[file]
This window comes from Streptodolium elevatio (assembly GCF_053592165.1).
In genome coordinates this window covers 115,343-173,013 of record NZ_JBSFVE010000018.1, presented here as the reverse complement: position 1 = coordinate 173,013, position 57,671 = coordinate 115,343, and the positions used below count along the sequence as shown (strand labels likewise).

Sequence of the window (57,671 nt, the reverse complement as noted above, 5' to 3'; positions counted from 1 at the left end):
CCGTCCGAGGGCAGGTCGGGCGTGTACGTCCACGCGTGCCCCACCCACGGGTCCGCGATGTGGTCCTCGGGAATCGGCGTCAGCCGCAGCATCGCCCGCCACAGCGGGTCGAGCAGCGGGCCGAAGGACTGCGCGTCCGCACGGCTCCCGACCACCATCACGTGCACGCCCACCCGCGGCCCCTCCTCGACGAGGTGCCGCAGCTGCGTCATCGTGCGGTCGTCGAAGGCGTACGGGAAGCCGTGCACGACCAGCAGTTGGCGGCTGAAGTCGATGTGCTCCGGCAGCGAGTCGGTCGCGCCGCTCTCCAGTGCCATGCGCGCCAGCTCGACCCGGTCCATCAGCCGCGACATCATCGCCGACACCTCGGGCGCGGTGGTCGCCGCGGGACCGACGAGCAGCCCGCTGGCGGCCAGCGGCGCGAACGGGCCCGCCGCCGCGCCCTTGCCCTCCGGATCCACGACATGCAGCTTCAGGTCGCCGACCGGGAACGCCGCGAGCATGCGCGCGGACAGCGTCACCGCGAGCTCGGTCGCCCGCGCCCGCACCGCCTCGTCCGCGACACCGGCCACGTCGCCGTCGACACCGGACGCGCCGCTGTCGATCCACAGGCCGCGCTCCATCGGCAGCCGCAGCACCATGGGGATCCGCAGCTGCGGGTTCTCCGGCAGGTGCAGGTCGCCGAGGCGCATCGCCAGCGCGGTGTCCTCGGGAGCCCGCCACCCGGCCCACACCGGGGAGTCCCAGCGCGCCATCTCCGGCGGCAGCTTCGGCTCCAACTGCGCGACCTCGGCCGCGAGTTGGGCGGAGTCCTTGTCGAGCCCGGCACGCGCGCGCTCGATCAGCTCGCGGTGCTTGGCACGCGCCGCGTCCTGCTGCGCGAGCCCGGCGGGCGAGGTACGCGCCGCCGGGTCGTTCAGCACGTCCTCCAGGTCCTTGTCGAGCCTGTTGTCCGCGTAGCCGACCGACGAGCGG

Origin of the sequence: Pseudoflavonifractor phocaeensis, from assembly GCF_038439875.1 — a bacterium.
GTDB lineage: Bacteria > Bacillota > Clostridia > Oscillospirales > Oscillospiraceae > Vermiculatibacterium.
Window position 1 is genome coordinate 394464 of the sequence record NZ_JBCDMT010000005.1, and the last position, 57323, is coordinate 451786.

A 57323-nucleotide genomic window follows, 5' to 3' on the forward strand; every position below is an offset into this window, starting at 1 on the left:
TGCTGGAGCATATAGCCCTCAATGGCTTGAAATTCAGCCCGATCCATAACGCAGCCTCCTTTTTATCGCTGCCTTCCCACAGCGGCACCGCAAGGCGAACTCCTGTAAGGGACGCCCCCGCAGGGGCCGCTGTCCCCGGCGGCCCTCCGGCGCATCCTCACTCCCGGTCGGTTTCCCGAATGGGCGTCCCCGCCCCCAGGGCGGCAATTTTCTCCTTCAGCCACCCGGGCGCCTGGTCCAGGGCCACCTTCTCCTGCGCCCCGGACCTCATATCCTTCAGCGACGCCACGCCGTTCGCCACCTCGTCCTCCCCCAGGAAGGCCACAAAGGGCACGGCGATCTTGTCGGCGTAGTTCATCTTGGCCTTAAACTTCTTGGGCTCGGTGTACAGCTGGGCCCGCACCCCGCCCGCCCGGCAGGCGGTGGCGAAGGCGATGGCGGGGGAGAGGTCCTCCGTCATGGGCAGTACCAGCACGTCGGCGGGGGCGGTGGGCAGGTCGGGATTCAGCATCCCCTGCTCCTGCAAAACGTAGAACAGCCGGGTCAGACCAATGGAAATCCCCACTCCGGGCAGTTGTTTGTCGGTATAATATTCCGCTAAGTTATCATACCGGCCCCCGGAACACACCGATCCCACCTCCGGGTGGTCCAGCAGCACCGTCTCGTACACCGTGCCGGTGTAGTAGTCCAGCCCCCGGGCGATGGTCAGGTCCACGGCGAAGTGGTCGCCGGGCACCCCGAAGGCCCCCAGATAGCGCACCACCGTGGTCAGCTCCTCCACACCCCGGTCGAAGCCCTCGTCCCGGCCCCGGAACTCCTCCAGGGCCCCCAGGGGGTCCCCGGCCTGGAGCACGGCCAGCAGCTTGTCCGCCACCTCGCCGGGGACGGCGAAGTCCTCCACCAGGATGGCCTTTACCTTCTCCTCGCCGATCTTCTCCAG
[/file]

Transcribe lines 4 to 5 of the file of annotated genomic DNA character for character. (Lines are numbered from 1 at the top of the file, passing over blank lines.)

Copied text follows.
CCGTCCGAGGGCAGGTCGGGCGTGTACGTCCACGCGTGCCCCACCCACGGGTCCGCGATGTGGTCCTCGGGAATCGGCGTCAGCCGCAGCATCGCCCGCCACAGCGGGTCGAGCAGCGGGCCGAAGGACTGCGCGTCCGCACGGCTCCCGACCACCATCACGTGCACGCCCACCCGCGGCCCCTCCTCGACGAGGTGCCGCAGCTGCGTCATCGTGCGGTCGTCGAAGGCGTACGGGAAGCCGTGCACGACCAGCAGTTGGCGGCTGAAGTCGATGTGCTCCGGCAGCGAGTCGGTCGCGCCGCTCTCCAGTGCCATGCGCGCCAGCTCGACCCGGTCCATCAGCCGCGACATCATCGCCGACACCTCGGGCGCGGTGGTCGCCGCGGGACCGACGAGCAGCCCGCTGGCGGCCAGCGGCGCGAACGGGCCCGCCGCCGCGCCCTTGCCCTCCGGATCCACGACATGCAGCTTCAGGTCGCCGACCGGGAACGCCGCGAGCATGCGCGCGGACAGCGTCACCGCGAGCTCGGTCGCCCGCGCCCGCACCGCCTCGTCCGCGACACCGGCCACGTCGCCGTCGACACCGGACGCGCCGCTGTCGATCCACAGGCCGCGCTCCATCGGCAGCCGCAGCACCATGGGGATCCGCAGCTGCGGGTTCTCCGGCAGGTGCAGGTCGCCGAGGCGCATCGCCAGCGCGGTGTCCTCGGGAGCCCGCCACCCGGCCCACACCGGGGAGTCCCAGCGCGCCATCTCCGGCGGCAGCTTCGGCTCCAACTGCGCGACCTCGGCCGCGAGTTGGGCGGAGTCCTTGTCGAGCCCGGCACGCGCGCGCTCGATCAGCTCGCGGTGCTTGGCACGCGCCGCGTCCTGCTGCGCGAGCCCGGCGGGCGAGGTACGCGCCGCCGGGTCGTTCAGCACGTCCTCCAGGTCCTTGTCGAGCCTGTTGTCCGCGTAGCCGACCGACGAGCGG

Origin of the sequence: Pseudoflavonifractor phocaeensis, from assembly GCF_038439875.1 — a bacterium.